• 2/3 cup undiluted evaporated milk
  • 1 tbsp lemon juice
  • 1 cup raisins (optional)

Instructions

  1. Grease a 9x9 inch baking pan and line with parchment paper.
  2. I start these in my food processor because it is so fast but they can be made just as easily in a large bowl by cutting the butter into the dry ingredients with a pastry blender or just rubbing it into the dry ingredients using your hands like Nan did.
  3. In a food processor, combine the flour, custard powder, sugar, baking powder and salt.
  4. Cut in the butter until mixture resembles a coarse meal.
  5. Transfer to a large bowl and toss in the raisins.
  6. Make a well in the center of the dry mix.
  7. Mix together the lemon juice, vanilla and milk.
  8. Pour into the well and mix only enough to form a dough ball.
  9. Roll to 1 1/4 inch thickness and cut out buns with a 2 inch biscuit cutter and place in the prepared 9x9 baking pan.
  10. Bake at 375 degrees F for 20-25 minutes or until golden brown.

Notes


 

Nutrition Information

Yield

16

Serving Size

1 tea bun

Amount Per Serving Calories 180Total Fat 7gSaturated Fat 4gTrans Fat 0gUnsaturated Fat 2gCholesterol 18mgSodium 186mgCarbohydrates 28gFiber 1gSugar 13gProtein 3g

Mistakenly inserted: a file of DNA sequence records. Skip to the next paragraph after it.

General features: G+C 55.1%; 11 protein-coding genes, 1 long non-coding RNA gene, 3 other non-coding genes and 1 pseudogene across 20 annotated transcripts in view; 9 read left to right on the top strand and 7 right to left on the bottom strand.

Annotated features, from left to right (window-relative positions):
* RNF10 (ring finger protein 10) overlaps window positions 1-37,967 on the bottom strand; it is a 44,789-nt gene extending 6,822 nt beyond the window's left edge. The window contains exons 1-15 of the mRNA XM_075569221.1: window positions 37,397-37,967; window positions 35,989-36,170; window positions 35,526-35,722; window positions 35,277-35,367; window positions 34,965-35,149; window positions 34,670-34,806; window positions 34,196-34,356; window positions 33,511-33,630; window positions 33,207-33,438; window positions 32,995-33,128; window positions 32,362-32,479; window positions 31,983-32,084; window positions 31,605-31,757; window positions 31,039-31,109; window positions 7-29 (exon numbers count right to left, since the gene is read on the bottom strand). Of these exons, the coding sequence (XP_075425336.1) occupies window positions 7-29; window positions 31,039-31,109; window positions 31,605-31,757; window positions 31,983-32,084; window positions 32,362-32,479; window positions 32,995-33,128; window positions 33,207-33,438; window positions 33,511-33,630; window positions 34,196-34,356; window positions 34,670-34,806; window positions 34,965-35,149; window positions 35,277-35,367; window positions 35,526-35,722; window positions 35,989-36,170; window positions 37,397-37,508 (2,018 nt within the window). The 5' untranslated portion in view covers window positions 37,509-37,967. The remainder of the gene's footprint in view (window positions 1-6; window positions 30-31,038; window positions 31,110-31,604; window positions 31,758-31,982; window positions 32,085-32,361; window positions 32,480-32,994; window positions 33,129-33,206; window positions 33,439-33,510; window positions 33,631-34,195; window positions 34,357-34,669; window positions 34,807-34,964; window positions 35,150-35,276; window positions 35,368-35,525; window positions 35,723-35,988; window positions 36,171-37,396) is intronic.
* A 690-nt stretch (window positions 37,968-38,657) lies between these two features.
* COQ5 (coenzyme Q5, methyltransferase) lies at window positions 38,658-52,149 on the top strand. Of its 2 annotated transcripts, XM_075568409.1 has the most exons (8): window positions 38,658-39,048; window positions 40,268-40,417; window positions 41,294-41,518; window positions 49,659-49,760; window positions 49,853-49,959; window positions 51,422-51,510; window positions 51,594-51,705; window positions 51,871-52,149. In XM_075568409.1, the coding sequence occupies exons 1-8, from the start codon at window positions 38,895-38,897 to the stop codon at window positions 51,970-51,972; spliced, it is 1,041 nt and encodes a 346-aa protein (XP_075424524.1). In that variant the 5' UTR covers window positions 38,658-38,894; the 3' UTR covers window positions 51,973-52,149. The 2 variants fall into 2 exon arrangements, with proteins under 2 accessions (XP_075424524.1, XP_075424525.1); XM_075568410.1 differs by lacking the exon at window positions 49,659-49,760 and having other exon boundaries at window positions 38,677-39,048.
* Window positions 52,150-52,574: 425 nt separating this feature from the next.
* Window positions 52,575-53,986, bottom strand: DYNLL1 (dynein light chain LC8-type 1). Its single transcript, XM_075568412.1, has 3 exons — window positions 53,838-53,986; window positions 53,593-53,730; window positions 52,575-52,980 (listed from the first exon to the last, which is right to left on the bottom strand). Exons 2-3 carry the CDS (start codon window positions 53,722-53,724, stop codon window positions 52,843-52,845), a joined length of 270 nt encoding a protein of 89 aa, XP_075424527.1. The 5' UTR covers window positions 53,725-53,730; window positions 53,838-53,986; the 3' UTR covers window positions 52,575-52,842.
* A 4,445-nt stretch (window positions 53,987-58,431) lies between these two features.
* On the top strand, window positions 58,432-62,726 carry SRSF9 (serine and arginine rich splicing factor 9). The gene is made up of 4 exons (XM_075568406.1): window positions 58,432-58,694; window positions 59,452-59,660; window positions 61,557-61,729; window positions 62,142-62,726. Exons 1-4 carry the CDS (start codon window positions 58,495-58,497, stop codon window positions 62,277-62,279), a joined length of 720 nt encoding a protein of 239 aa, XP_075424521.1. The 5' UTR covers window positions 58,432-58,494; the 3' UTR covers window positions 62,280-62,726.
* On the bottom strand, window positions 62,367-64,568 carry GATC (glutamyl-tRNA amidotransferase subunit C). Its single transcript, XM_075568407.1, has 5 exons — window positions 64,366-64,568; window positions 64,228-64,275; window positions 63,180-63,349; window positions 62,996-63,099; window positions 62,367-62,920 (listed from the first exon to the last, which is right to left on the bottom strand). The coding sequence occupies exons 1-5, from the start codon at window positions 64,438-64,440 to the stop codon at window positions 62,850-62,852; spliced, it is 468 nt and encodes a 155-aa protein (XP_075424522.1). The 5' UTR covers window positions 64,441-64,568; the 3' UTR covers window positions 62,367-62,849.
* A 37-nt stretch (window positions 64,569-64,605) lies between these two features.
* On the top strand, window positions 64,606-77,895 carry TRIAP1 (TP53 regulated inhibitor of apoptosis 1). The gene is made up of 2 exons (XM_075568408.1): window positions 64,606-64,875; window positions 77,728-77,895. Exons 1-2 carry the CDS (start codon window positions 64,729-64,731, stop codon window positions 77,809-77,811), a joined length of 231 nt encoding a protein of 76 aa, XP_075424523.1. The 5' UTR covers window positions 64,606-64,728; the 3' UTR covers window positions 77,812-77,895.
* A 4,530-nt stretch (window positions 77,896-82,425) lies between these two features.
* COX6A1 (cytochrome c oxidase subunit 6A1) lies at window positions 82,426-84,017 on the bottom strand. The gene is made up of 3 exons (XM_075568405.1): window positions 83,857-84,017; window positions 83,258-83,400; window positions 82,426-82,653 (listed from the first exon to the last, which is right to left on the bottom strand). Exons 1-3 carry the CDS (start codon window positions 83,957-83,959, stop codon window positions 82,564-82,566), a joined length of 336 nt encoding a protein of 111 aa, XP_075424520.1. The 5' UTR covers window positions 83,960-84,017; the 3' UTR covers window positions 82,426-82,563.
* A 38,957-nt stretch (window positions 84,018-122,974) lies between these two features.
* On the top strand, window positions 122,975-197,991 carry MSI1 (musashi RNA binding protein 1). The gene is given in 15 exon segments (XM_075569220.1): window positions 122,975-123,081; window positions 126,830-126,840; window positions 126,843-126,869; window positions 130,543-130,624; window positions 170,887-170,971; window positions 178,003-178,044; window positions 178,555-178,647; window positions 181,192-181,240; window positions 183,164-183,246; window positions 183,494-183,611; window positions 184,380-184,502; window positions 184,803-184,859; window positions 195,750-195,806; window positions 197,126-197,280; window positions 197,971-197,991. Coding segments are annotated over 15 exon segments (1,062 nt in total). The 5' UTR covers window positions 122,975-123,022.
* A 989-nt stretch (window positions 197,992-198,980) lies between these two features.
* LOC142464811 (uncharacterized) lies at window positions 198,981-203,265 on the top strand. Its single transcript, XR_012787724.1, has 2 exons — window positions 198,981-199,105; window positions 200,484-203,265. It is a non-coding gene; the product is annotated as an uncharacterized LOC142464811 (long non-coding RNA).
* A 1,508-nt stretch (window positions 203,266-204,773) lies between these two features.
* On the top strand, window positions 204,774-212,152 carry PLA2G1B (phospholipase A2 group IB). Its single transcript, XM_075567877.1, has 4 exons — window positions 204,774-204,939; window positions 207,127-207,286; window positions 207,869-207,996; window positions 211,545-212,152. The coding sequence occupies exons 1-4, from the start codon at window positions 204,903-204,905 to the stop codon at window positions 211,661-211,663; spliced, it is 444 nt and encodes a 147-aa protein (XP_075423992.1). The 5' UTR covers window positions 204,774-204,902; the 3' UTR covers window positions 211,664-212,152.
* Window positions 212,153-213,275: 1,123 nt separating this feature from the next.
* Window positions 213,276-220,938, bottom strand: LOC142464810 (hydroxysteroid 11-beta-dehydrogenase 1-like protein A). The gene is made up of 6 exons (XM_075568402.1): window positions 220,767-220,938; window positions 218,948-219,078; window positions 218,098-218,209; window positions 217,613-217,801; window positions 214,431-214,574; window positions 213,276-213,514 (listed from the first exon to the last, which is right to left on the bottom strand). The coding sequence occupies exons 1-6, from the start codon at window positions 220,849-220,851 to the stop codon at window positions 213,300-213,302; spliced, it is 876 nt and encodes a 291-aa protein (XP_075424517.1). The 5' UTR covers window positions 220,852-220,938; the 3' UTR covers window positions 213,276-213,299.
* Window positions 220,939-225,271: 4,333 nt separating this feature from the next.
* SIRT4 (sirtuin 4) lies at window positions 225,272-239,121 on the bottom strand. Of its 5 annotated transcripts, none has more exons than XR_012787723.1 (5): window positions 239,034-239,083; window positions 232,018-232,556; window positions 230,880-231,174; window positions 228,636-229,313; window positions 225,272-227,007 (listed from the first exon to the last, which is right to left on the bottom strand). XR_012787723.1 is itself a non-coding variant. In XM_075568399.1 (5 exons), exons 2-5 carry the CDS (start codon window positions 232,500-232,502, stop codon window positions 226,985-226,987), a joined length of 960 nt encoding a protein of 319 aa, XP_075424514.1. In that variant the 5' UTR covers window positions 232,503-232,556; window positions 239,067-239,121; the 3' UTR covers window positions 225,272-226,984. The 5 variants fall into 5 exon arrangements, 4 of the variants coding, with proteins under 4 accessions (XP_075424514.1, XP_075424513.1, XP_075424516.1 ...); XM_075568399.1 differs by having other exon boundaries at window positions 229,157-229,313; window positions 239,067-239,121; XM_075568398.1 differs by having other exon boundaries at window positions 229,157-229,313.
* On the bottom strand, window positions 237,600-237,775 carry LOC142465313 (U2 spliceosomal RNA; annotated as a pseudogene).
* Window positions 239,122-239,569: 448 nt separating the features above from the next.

The nutritional information provided is automatically calculated by third party software and is meant as a guideline only. Exact accuracy is not guaranteed. For recipes where all ingredients may not be used entirely, such as those with coatings on meats, or with sauces or dressings for example, calorie & nutritional values per serving will likely be somewhat lower than indicated.

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MaryLou

Friday 9th of April 2021

This is a winner recipe in our house! My husband says they’re better than his mother’s, and she was from NF! I did use half & half cream instead of evaporated milk, as it was in the fridge.

Rhi

Friday 26th of March 2021

Do you think this recipe would turn out well with other flavours of instant pudding? Maybe chocolate pudding with chocolate chips? Or lemon pudding?

Linda Hicks

Sunday 7th of March 2021

Hi Barry, I love your recipes and have two of your cookbooks. Question: The first ingredient on this Custard Tea Buns recipe mentions 1/3 cup corn starch and no mention of custard. Is this an error? I take it that the corn starch is meant to be custard powder.

Keep creating delicious recipes,

Linda

Lynn Stables

Sunday 7th of March 2021

I'm originally from England, and remember custard being put on nearly everything, that was a desert, even just having it on it's own. It was a staple in our cupboards. Never been without it. Good for babies as well.

Allan Parenteau

Sunday 7th of March 2021

Good day Gemma I use a lot of your recipes just curious about the custard buns do you use corn starch and birds custard together. Thanks